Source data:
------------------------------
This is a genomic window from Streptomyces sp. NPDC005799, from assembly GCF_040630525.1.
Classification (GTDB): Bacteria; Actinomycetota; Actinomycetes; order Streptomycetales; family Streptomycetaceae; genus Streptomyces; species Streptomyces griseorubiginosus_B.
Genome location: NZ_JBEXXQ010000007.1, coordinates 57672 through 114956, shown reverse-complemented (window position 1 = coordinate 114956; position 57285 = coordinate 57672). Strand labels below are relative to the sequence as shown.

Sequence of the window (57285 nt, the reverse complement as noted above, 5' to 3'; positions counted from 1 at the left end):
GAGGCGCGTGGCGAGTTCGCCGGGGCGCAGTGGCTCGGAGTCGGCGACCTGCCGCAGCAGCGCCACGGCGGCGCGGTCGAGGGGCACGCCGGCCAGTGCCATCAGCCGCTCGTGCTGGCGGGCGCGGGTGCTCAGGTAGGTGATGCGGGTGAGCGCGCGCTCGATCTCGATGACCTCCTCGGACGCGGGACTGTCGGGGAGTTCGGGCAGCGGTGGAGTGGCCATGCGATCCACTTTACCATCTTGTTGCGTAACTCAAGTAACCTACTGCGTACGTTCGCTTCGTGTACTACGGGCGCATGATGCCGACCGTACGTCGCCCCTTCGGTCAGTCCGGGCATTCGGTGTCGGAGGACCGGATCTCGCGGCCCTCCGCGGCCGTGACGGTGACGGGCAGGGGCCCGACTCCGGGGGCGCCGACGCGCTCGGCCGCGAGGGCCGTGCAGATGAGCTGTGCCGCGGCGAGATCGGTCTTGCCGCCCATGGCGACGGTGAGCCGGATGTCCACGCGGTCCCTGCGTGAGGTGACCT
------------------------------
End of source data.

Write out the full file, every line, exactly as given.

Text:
This is a genomic window from Streptomyces sp. NPDC005799, from assembly GCF_040630525.1.
Classification (GTDB): Bacteria; Actinomycetota; Actinomycetes; order Streptomycetales; family Streptomycetaceae; genus Streptomyces; species Streptomyces griseorubiginosus_B.
Genome location: NZ_JBEXXQ010000007.1, coordinates 57672 through 114956, shown reverse-complemented (window position 1 = coordinate 114956; position 57285 = coordinate 57672). Strand labels below are relative to the sequence as shown.

Sequence of the window (57285 nt, the reverse complement as noted above, 5' to 3'; positions counted from 1 at the left end):
GAGGCGCGTGGCGAGTTCGCCGGGGCGCAGTGGCTCGGAGTCGGCGACCTGCCGCAGCAGCGCCACGGCGGCGCGGTCGAGGGGCACGCCGGCCAGTGCCATCAGCCGCTCGTGCTGGCGGGCGCGGGTGCTCAGGTAGGTGATGCGGGTGAGCGCGCGCTCGATCTCGATGACCTCCTCGGACGCGGGACTGTCGGGGAGTTCGGGCAGCGGTGGAGTGGCCATGCGATCCACTTTACCATCTTGTTGCGTAACTCAAGTAACCTACTGCGTACGTTCGCTTCGTGTACTACGGGCGCATGATGCCGACCGTACGTCGCCCCTTCGGTCAGTCCGGGCATTCGGTGTCGGAGGACCGGATCTCGCGGCCCTCCGCGGCCGTGACGGTGACGGGCAGGGGCCCGACTCCGGGGGCGCCGACGCGCTCGGCCGCGAGGGCCGTGCAGATGAGCTGTGCCGCGGCGAGATCGGTCTTGCCGCCCATGGCGACGGTGAGCCGGATGTCCACGCGGTCCCTGCGTGAGGTGACCT